The Patent Application
A patent application published today shows the possibility of Radial menus in Apple’s upcoming operating system.
The system would use radial gestures for opening sub-menus and could work on both iOS (with iOS5 or the iPhone 5, we presume) or even with OSX.
Here is the Abstract describing the function:
Some embodiments of the invention provide several novel techniques for manipulating radial menus in graphical user interfaces of an application. In some embodiments, radial menusinclude multiple selectable items arranged about an internal location (e.g., a center of the radial menu). The novel radial menu techniques of some embodiments include (i) non-uniform spacing of menu items, (ii) the use of shading or highlighting within a region associated with an item to indicate the present selectability of the item, and (iii) the use of radial gestures for opening sub-menus and the subsequent display of the sub-menu.
How it Can Work
The Patent application mentions these as an alternative to traditional drop down menus in which you will click on an item and have a window pop down to allow you to choose something in a sub-menu and so-on. The idea here is to minimize movement and precision need to take cursor down the menu:
Such drop-down menus are often located at the top of a window in which an application is running. Accessing drop-down menus via a cursor controller involves moving a cursor to the top of the window with the cursor control device, then moving along to the appropriate top level menu item, selecting a submenu (if necessary), etc. Using a cursor to select items on a linear pull-down menu requires a user to move the cursor by a particular distance down the menu to reach the desired menu item. This can require moving a cursor through a considerable distance and with considerable precision required to reach the desired menu item without going past it.
Radial menus can provide desired menu selections without the difficulties inherent in drop-down menus. However, there is minimal use as of yet of radial menus in popular computing applications. Accordingly, there is a need for radial menus with improved features that will make such menus more desirable for users.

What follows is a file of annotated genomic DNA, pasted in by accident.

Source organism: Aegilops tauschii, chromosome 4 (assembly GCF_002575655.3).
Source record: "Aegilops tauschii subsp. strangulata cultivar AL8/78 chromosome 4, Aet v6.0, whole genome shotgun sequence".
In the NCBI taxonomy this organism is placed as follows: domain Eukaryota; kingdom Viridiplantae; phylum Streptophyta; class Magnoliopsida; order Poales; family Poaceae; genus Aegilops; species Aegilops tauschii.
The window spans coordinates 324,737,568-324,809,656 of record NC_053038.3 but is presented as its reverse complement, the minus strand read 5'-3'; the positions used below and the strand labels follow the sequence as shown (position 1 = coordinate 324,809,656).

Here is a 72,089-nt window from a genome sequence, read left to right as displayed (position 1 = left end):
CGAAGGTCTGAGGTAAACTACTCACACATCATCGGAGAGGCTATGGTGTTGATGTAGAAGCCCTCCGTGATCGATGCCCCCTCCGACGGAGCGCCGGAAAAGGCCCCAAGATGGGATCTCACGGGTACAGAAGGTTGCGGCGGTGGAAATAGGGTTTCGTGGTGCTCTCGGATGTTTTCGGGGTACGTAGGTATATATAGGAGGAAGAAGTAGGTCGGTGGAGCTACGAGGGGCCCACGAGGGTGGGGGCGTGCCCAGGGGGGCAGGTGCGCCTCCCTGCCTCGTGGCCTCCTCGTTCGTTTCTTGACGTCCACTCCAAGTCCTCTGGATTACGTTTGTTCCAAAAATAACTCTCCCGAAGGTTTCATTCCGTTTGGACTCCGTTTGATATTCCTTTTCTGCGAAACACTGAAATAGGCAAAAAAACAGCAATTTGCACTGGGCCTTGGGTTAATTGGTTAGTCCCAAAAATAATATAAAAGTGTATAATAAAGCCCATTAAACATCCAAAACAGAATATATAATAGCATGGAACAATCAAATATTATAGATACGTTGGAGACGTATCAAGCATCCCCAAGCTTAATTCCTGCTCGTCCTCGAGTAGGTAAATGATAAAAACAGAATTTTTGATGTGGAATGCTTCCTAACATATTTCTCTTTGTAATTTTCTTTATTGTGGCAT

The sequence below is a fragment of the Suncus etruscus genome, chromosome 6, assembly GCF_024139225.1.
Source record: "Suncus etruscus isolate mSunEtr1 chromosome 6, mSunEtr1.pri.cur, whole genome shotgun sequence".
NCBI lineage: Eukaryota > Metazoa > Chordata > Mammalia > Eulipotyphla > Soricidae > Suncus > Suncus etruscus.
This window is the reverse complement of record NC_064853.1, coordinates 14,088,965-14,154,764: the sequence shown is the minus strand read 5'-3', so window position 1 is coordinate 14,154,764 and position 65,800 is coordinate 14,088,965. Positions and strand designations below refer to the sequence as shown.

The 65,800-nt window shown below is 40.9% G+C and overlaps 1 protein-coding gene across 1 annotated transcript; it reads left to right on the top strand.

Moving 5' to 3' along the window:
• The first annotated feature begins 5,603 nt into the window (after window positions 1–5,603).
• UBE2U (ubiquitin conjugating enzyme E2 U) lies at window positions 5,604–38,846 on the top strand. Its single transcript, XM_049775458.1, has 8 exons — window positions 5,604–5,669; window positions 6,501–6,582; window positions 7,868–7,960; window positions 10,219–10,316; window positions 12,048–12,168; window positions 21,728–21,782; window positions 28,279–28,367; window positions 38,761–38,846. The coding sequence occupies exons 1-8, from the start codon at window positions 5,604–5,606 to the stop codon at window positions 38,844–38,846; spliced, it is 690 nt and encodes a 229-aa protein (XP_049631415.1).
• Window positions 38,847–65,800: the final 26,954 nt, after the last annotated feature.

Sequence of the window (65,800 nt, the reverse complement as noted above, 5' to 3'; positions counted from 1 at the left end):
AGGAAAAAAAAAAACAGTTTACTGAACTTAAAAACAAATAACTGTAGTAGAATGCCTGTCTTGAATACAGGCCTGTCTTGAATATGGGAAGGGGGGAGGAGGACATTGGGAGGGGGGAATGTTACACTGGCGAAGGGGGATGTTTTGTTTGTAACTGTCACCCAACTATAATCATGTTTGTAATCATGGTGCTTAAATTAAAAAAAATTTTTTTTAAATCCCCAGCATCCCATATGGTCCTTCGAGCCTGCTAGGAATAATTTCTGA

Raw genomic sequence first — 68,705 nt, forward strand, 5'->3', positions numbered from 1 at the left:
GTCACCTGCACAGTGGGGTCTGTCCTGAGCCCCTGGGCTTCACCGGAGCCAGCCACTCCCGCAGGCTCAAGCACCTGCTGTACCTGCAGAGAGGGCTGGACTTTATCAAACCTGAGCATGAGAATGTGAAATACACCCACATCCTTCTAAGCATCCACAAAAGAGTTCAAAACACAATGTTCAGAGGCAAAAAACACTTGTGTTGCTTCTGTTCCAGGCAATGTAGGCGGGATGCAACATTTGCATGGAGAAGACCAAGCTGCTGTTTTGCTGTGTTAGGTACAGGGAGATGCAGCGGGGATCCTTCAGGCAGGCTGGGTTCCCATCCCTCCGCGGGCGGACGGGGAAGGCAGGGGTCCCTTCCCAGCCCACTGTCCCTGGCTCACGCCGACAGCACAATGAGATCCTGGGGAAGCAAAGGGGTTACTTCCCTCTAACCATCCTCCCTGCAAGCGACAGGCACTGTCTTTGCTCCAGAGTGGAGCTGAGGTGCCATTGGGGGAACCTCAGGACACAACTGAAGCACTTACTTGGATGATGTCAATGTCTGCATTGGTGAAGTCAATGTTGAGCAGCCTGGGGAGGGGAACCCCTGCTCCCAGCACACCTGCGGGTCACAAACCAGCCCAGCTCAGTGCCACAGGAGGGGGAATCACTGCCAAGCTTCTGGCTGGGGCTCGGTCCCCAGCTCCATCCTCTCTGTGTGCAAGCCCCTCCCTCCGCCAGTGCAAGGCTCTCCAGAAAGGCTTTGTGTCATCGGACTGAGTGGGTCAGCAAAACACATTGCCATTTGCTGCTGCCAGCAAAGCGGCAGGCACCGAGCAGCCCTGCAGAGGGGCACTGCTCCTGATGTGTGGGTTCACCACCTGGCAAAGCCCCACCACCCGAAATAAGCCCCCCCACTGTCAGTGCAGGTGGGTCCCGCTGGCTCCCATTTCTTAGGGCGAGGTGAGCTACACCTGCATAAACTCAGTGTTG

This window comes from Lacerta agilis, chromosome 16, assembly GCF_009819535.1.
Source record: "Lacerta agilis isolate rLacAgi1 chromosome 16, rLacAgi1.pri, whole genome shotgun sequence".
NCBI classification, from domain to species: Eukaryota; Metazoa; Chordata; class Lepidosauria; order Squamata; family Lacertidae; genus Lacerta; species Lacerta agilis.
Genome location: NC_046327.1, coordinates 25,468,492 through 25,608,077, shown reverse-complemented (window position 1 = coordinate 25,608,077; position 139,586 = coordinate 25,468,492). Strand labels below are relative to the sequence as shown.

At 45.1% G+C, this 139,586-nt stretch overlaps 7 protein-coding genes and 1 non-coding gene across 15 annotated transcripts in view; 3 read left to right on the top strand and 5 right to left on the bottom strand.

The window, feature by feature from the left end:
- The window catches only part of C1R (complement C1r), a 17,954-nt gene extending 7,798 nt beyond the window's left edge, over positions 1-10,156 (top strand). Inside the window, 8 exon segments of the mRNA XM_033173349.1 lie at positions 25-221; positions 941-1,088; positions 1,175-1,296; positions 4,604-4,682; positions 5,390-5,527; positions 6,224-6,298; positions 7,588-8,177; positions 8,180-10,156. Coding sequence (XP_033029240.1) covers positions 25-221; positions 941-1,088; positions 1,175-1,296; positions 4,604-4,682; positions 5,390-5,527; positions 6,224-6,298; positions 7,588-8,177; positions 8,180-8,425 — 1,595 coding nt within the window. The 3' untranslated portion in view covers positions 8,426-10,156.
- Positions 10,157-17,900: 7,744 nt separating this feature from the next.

How About on the iPhone?
The description above sounds okay, but we can actually see it being most useful for a device like the iPhone. For instance, while holding the phone with one hand and having to reach the your thumb across. If the radial menu allows the user to spin it, they can pull any item closer to their thumb.
But this can even translate into commands in OSX and other pieces of software within the operating system, such as iMovie:
This isn’t completely surprising. Apple has probably been thinking about this for a while already. That becomes more obvious when you keep in mind that they are bringing the App Store to Mac (Mac App Store) and with OSX Lion, they will be combining some of the features of OSX with the features of iOS.
No doubt they are looking for ways to use little tiles with icons rather than traditional menus. As harddrives become larger, and many start saving more stuff onto their computers, we are sure new menu items to manage and navigate through our data will come along.
As it is, we have already been dreaming of some of the features we would like to see for iOS5. Maybe radial menus can join the list. We know RIM is currently working with TAT to add their own innovations to mobile interfaces.